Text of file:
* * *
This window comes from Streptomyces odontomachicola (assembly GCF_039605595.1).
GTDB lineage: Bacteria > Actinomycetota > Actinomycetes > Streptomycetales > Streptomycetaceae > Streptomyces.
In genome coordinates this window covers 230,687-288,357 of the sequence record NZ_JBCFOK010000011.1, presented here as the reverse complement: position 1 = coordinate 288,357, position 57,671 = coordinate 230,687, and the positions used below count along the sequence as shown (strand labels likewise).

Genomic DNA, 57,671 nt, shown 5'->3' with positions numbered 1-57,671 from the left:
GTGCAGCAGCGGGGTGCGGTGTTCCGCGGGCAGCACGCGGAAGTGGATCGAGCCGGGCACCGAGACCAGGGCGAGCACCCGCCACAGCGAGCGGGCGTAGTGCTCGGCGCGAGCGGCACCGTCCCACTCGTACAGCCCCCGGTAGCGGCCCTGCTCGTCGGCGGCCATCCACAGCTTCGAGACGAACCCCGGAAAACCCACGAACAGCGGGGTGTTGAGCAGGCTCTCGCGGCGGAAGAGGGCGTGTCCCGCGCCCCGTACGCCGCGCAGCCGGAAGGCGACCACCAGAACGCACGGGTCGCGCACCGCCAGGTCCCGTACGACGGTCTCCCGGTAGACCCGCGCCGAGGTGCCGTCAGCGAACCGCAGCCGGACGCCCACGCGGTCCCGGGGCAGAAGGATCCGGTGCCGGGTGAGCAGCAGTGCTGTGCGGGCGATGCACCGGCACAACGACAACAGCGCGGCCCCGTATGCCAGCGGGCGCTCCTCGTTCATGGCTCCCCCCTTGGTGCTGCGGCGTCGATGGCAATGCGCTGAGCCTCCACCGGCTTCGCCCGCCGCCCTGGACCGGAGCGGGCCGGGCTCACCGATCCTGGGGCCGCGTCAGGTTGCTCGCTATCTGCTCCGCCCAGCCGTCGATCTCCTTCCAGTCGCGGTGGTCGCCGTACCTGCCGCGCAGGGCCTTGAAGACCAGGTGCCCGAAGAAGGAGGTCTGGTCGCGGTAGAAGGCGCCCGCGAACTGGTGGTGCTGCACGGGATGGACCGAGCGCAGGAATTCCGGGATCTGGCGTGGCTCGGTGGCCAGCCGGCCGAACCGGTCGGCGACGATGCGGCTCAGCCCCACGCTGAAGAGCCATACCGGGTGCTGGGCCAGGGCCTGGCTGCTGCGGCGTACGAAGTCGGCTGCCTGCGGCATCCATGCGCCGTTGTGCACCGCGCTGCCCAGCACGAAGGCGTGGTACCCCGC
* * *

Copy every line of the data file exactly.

This window comes from Streptomyces odontomachicola (assembly GCF_039605595.1).
GTDB lineage: Bacteria > Actinomycetota > Actinomycetes > Streptomycetales > Streptomycetaceae > Streptomyces.
In genome coordinates this window covers 230,687-288,357 of the sequence record NZ_JBCFOK010000011.1, presented here as the reverse complement: position 1 = coordinate 288,357, position 57,671 = coordinate 230,687, and the positions used below count along the sequence as shown (strand labels likewise).

Genomic DNA, 57,671 nt, shown 5'->3' with positions numbered 1-57,671 from the left:
GTGCAGCAGCGGGGTGCGGTGTTCCGCGGGCAGCACGCGGAAGTGGATCGAGCCGGGCACCGAGACCAGGGCGAGCACCCGCCACAGCGAGCGGGCGTAGTGCTCGGCGCGAGCGGCACCGTCCCACTCGTACAGCCCCCGGTAGCGGCCCTGCTCGTCGGCGGCCATCCACAGCTTCGAGACGAACCCCGGAAAACCCACGAACAGCGGGGTGTTGAGCAGGCTCTCGCGGCGGAAGAGGGCGTGTCCCGCGCCCCGTACGCCGCGCAGCCGGAAGGCGACCACCAGAACGCACGGGTCGCGCACCGCCAGGTCCCGTACGACGGTCTCCCGGTAGACCCGCGCCGAGGTGCCGTCAGCGAACCGCAGCCGGACGCCCACGCGGTCCCGGGGCAGAAGGATCCGGTGCCGGGTGAGCAGCAGTGCTGTGCGGGCGATGCACCGGCACAACGACAACAGCGCGGCCCCGTATGCCAGCGGGCGCTCCTCGTTCATGGCTCCCCCCTTGGTGCTGCGGCGTCGATGGCAATGCGCTGAGCCTCCACCGGCTTCGCCCGCCGCCCTGGACCGGAGCGGGCCGGGCTCACCGATCCTGGGGCCGCGTCAGGTTGCTCGCTATCTGCTCCGCCCAGCCGTCGATCTCCTTCCAGTCGCGGTGGTCGCCGTACCTGCCGCGCAGGGCCTTGAAGACCAGGTGCCCGAAGAAGGAGGTCTGGTCGCGGTAGAAGGCGCCCGCGAACTGGTGGTGCTGCACGGGATGGACCGAGCGCAGGAATTCCGGGATCTGGCGTGGCTCGGTGGCCAGCCGGCCGAACCGGTCGGCGACGATGCGGCTCAGCCCCACGCTGAAGAGCCATACCGGGTGCTGGGCCAGGGCCTGGCTGCTGCGGCGTACGAAGTCGGCTGCCTGCGGCATCCATGCGCCGTTGTGCACCGCGCTGCCCAGCACGAAGGCGTGGTACCCCGC